Dr. Comosy agreed. The speech, he said, did not follow "our lazy binary categories of liberal or conservative."
As an example, he noted the Pope's praise of Catholic social activist Dorothy Day, who "at once stood unbelievably firmly against abortion and would go to the mat against nuclear weapons and would welcome the poor into her home, a house of hospitality, but would be very skeptical of government programs."
She does not fit the traditional liberal-conservative mold, and "that's one reason why he invoked her," Camosy said.
If viewed purely on the surface, the address could be interpreted as slightly left-leaning, said Dr. Chad Pecknold, theology professor at the Catholic University of America, in the sense that it "seemed to re-order the priorities in favor of what the left has been prioritized most" like care for the environment, immigration, and abolishing the death penalty.
However, he explained, it is in fact neither liberal nor conservative because it is foremost the speech of a pastor. It is up to the members of Congress to make policy from the principles laid out by Pope Francis – care for the human person and the environment and dialogue.
"Republicans on the right who can articulate conservative policy around the universal issues that Pope Francis identifies have the most to gain," he added.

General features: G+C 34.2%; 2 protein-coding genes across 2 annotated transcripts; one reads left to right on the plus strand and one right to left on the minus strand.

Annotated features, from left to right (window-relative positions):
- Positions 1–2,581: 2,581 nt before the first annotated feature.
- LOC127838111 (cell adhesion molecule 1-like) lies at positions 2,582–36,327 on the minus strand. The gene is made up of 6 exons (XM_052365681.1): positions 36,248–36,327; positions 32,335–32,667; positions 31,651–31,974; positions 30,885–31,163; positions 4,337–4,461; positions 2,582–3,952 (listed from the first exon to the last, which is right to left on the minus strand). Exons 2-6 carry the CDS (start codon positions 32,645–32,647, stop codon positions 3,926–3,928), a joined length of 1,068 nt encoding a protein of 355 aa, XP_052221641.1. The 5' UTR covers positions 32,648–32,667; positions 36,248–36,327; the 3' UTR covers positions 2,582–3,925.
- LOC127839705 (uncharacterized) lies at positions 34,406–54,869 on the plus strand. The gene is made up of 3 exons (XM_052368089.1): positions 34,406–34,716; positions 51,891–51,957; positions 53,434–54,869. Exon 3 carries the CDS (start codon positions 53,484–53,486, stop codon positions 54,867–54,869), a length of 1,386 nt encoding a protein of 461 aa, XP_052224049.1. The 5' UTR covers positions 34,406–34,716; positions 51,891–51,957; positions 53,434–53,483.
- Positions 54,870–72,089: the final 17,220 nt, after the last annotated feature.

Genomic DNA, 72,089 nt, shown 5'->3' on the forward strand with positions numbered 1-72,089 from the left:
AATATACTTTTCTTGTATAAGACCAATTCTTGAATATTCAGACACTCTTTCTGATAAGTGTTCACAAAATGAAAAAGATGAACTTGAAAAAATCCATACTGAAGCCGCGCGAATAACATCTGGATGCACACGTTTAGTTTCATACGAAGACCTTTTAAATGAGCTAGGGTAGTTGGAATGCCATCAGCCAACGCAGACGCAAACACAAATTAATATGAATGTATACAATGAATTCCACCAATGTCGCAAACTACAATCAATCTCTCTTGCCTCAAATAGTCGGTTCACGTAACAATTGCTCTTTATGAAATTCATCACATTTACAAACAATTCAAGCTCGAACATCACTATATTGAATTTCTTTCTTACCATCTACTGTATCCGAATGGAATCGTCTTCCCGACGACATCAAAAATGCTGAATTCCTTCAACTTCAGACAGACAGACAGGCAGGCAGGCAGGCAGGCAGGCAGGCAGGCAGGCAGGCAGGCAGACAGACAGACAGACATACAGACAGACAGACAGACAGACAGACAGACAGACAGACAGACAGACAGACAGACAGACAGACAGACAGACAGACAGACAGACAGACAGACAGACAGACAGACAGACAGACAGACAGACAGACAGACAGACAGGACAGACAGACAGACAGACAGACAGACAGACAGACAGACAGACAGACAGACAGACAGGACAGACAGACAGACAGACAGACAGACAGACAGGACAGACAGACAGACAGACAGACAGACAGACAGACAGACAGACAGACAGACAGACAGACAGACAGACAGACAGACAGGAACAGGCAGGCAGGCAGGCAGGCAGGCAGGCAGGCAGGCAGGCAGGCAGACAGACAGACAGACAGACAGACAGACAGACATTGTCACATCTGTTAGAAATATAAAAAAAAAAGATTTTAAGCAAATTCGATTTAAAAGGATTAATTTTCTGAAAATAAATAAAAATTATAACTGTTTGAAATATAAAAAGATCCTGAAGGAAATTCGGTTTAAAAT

Congressmen loved the Pope's appreciation for U.S. history and culture, expressed in his praise for four Americans – President Abraham Lincoln, Dr. Martin Luther King, Jr., Dorothy Day, and Trappist monk and spiritual author Thomas Merton – for their exemplary character in helping "build a better future."
He "really took in the history of our country," remarked Rep. Lipinski.
Pope Francis exemplified "the brilliance of the Jesuits," said Rep. Eshoo, "in this intellect that he has, that he would have taken Lincoln, King, Day, and Merton and woven the thread of each and what they represented to our country."
By invoking these American heroes, Sen. Kaine said, Pope Francis told America that "you are a great nation and you've had great leaders."
"This is who we are as a people. And in a world that still has huge needs, we have a unique role to do something about it," he said.